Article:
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The first time I killed myself was when I took a job I hated.

I resurrected when I quit.

The second time I killed myself was when I lost all my money. It was the death of the future I thought I had.

I resurrected when I started doing the daily practice.

The third time I killed myself: I lost someone really important to me.

My heart broke.

But I resurrected when my friends came to my rescue. And writing became therapy again.

Every time I died, I was reborn.

“They look like the same thing,” Bishop T.D. Jakes said on my podcast.

“I describe the difference in my book: being buried and being planted look like they’re the same thing.”

But they’re not.

He told me the difference. “When you are planted you resurrect. And when you resurrect, you never resurrect looking like what was planted,” he said.

That’s why it’s a death. That’s why it hurts.

“It’s the death of what we had in mind before. The plant never looks like the seed. And if you’re willing to give up what you had in mind, you can discover a new you.”

I should’ve been crying.

T.D. Jakes has the voice of God. And I don’t mean that in a sacrilegious way. He just genuinely sounds like Jesus’s father.

Listen to his voice:


This is his second time on the podcast. He just wrote a new book, “Crushing: God Turns Pressure into Power.”

I wanted to learn the best ways to pick yourself up when something bad happens.

If someone feels stuck in a problem, what should they do?

He told me the pattern people go through when something terrible happens.

And HOW to either get through it.

Or stay stuck…


Something bad happens. And people say, “Are you ok?”

It’s hard to be honest.

“No, I feel like I’m dying.”

People don’t want to hear it. Your bad feelings affect theirs.

They don’t want you to ruin their feelings.

They have to go to work today.

Sometimes I just feel sad.

And I just make a little bit of time for it. I let myself feel sad when I feel sad.

I have to.

I asked him, “What if my mindset is like, ‘No, I can only be happy if XYZ happens.’”

He laughed.

Because he gets it. He’s helped millions of people. All around the world. For over 20+ years.

And this is what he knows for sure:

“Nobody’s smart in pain. The brain does not distinguish heartbreak from a knife wound,” he said. “It processes pain the same. Regardless of if it’s physical or emotional pain, the same nerve endings notify the brain that it is in trouble.”

But the difference between physical and mental pain is this: we usually get over physical pain.


“I always say this to people,” T.D. said. “Maybe your listeners will consider it…Pain always leaves a gift behind, some wisdom, some nugget, some resolution, some conclusion about life.”

But there’s a caveat.

He said, “Pain leaves a gift behind as long as you do not get stuck within a pathology of pain. And fail to evolve.”

There are two ways to suffer:

  • A) either suffer forever
  • B) or don’t suffer forever

That’s it.

It’s a choice.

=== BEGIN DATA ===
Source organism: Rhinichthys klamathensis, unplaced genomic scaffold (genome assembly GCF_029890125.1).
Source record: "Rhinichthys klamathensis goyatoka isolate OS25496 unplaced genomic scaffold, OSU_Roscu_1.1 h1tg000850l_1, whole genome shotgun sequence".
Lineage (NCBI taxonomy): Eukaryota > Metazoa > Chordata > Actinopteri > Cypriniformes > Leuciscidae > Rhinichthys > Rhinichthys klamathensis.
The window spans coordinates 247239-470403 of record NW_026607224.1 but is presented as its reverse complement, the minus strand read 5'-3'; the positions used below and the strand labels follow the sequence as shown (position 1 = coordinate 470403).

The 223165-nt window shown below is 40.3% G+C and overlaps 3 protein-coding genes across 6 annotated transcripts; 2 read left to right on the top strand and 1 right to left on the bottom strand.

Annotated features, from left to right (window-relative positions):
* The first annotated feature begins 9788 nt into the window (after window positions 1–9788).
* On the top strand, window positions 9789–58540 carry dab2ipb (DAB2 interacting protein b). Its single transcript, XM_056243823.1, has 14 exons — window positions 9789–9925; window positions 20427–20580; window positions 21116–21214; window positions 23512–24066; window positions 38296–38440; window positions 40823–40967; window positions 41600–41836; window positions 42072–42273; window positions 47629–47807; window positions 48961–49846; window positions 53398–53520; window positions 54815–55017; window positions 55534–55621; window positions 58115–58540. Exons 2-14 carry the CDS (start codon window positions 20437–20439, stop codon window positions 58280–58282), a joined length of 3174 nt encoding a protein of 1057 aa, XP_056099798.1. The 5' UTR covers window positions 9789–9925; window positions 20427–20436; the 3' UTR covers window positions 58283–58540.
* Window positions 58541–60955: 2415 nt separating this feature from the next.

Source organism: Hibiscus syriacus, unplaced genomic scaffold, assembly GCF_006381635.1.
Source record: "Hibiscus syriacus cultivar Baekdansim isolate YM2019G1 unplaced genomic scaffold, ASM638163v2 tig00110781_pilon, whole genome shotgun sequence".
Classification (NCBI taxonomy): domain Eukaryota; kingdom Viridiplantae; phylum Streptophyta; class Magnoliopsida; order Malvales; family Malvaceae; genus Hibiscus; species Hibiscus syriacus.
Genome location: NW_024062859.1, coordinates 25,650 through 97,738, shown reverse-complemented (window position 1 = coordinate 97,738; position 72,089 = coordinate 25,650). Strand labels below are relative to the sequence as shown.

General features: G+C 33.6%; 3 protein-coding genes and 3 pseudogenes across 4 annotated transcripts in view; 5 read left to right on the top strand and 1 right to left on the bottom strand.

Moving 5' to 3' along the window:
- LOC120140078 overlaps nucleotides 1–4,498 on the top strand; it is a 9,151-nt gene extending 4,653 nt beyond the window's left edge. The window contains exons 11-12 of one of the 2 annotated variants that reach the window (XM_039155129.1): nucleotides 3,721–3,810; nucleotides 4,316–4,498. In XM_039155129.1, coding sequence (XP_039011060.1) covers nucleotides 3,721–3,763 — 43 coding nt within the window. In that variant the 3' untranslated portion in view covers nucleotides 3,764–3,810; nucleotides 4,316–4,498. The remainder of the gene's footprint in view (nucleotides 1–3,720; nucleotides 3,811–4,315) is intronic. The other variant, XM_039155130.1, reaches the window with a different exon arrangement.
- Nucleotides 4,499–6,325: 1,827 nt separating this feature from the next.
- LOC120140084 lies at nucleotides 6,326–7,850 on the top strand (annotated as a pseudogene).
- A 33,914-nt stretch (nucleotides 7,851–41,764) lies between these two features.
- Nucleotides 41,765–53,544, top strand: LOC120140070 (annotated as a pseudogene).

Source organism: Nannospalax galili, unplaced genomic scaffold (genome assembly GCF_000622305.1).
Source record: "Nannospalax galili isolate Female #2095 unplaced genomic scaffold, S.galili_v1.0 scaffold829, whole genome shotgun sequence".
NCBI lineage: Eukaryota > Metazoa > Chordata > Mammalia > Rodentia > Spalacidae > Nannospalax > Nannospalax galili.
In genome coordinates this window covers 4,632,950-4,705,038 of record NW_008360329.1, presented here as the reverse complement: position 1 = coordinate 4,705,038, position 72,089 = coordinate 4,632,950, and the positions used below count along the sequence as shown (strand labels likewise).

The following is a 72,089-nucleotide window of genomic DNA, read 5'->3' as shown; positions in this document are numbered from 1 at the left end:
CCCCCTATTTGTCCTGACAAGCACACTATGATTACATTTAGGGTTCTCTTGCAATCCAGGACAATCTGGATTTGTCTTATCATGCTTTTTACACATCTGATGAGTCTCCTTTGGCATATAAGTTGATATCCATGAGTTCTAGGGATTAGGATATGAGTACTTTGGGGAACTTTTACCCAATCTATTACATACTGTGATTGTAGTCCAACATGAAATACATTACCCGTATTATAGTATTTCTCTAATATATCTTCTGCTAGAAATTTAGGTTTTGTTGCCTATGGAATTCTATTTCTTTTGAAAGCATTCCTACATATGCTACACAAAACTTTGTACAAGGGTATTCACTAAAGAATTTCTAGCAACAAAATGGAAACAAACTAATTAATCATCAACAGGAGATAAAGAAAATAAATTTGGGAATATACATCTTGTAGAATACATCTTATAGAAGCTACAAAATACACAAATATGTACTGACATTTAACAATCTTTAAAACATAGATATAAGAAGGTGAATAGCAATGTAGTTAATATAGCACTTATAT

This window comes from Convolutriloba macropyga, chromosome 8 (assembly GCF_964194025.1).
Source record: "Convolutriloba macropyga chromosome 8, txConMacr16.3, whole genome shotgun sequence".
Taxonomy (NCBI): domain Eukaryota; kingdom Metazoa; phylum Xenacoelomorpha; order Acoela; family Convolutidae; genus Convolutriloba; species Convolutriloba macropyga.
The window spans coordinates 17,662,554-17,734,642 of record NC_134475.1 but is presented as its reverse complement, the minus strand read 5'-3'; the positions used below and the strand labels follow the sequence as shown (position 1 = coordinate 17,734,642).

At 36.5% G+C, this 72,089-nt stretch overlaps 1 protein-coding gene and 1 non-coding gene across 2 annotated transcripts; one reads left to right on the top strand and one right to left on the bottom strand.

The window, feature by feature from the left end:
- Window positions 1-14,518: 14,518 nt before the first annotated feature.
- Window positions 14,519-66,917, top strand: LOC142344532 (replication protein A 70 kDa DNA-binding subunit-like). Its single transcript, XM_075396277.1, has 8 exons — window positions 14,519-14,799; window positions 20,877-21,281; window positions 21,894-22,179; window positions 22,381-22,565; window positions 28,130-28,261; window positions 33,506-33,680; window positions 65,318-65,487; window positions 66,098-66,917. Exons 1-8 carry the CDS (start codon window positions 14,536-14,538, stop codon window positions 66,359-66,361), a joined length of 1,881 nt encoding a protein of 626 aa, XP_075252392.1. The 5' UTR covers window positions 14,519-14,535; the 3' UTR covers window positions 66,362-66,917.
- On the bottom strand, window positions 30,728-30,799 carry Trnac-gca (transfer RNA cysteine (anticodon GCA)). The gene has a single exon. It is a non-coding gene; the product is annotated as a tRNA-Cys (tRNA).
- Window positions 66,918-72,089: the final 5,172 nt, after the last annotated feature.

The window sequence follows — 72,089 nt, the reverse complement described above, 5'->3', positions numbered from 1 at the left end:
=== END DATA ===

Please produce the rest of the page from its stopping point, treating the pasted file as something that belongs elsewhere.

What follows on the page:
“Some people get bitter instead of better,” T.D. said.

That’s the trap to avoid.

“There comes a point in depression, or pain, or crushing, where I believe God throws you a rope. But if you don’t grab it, you don’t come out.”

And if God doesn’t throw the rope. You have to find it.


I’ll give you a quote from the podcast:

“Hope takes effort. It takes fight. It takes drive. Especially after failure.” – Bishop T.D. Jakes

Humans are built to evolve.

“And while that has made us sustainable for centuries, it also has a negative connotation,” T.D. said.

“What do you mean?”

“Well, the flip side of that is that we adjust to painful situations. And they become new norms for us. Whether we’re enjoying it or not, we become accustomed to it. And it becomes our default setting…”

But you can change your default setting.

Just by deciding.

And measuring.

Do this right now:

Check in with yourself.

Ask, “What’s my default setting right now?”

Then do this tomorrow. And every day.

T.D. said, “If we are going to get up off the floor after being crushed then we have to adapt to the possibility that there’s more for us than what we have right now.”


Bad things happen. And it’s hard to not get stuck. But that’s a choice.

“We have to give up our lesser self to become our greater self,” T.D. said. “So many people get stuck in the pathology of pain because they refuse to recover.”

If I get stuck I make my brain sweat.

I write 10 ideas.

Or I do something scary.

I get on stage.

Complaining is easy in the moment.

But doing is what builds the resiliency muscle.

Nobody wants to be in pain.

But it happens.

People try to fix before processing.

That’s what this podcast is really about.

T.D. said, “Nobody wants to be crushed, Nobody wants to suffer. It’s foolish to sit here and say, ‘Oh I want to be crushed!’ No, no, no. I never want to be crushed. But sometimes things happen to us that we did not choose. But we can choose how we respond to it.”



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